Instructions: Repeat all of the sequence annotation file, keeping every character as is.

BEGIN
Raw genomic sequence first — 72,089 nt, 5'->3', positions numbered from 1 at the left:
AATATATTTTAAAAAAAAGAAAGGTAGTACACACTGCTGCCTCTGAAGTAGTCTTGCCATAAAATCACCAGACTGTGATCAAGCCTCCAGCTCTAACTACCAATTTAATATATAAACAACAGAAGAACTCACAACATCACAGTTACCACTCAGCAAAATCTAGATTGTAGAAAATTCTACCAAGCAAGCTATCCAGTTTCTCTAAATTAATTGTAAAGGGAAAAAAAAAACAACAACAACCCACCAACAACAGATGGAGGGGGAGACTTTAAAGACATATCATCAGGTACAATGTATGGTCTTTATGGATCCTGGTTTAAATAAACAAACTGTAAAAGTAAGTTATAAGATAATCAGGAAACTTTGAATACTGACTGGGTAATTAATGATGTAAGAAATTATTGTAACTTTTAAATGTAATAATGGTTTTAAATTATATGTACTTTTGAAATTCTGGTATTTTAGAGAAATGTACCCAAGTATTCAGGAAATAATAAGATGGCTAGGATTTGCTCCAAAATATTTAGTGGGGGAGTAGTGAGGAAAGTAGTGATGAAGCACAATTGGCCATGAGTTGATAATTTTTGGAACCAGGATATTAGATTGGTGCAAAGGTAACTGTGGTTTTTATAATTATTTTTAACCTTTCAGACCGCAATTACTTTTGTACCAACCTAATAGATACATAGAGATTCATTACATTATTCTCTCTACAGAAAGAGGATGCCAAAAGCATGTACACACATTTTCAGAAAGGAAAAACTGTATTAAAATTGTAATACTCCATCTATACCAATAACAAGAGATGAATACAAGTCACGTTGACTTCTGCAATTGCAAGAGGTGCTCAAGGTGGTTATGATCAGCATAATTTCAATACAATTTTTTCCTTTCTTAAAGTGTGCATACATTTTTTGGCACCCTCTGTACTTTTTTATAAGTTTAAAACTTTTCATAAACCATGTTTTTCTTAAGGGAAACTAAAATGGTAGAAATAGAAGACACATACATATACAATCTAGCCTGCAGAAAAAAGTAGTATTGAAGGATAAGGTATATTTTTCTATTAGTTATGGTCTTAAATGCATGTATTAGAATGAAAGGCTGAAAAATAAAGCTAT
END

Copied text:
Raw genomic sequence first — 72,089 nt, 5'->3', positions numbered from 1 at the left:
AATATATTTTAAAAAAAAGAAAGGTAGTACACACTGCTGCCTCTGAAGTAGTCTTGCCATAAAATCACCAGACTGTGATCAAGCCTCCAGCTCTAACTACCAATTTAATATATAAACAACAGAAGAACTCACAACATCACAGTTACCACTCAGCAAAATCTAGATTGTAGAAAATTCTACCAAGCAAGCTATCCAGTTTCTCTAAATTAATTGTAAAGGGAAAAAAAAAACAACAACAACCCACCAACAACAGATGGAGGGGGAGACTTTAAAGACATATCATCAGGTACAATGTATGGTCTTTATGGATCCTGGTTTAAATAAACAAACTGTAAAAGTAAGTTATAAGATAATCAGGAAACTTTGAATACTGACTGGGTAATTAATGATGTAAGAAATTATTGTAACTTTTAAATGTAATAATGGTTTTAAATTATATGTACTTTTGAAATTCTGGTATTTTAGAGAAATGTACCCAAGTATTCAGGAAATAATAAGATGGCTAGGATTTGCTCCAAAATATTTAGTGGGGGAGTAGTGAGGAAAGTAGTGATGAAGCACAATTGGCCATGAGTTGATAATTTTTGGAACCAGGATATTAGATTGGTGCAAAGGTAACTGTGGTTTTTATAATTATTTTTAACCTTTCAGACCGCAATTACTTTTGTACCAACCTAATAGATACATAGAGATTCATTACATTATTCTCTCTACAGAAAGAGGATGCCAAAAGCATGTACACACATTTTCAGAAAGGAAAAACTGTATTAAAATTGTAATACTCCATCTATACCAATAACAAGAGATGAATACAAGTCACGTTGACTTCTGCAATTGCAAGAGGTGCTCAAGGTGGTTATGATCAGCATAATTTCAATACAATTTTTTCCTTTCTTAAAGTGTGCATACATTTTTTGGCACCCTCTGTACTTTTTTATAAGTTTAAAACTTTTCATAAACCATGTTTTTCTTAAGGGAAACTAAAATGGTAGAAATAGAAGACACATACATATACAATCTAGCCTGCAGAAAAAAGTAGTATTGAAGGATAAGGTATATTTTTCTATTAGTTATGGTCTTAAATGCATGTATTAGAATGAAAGGCTGAAAAATAAAGCTAT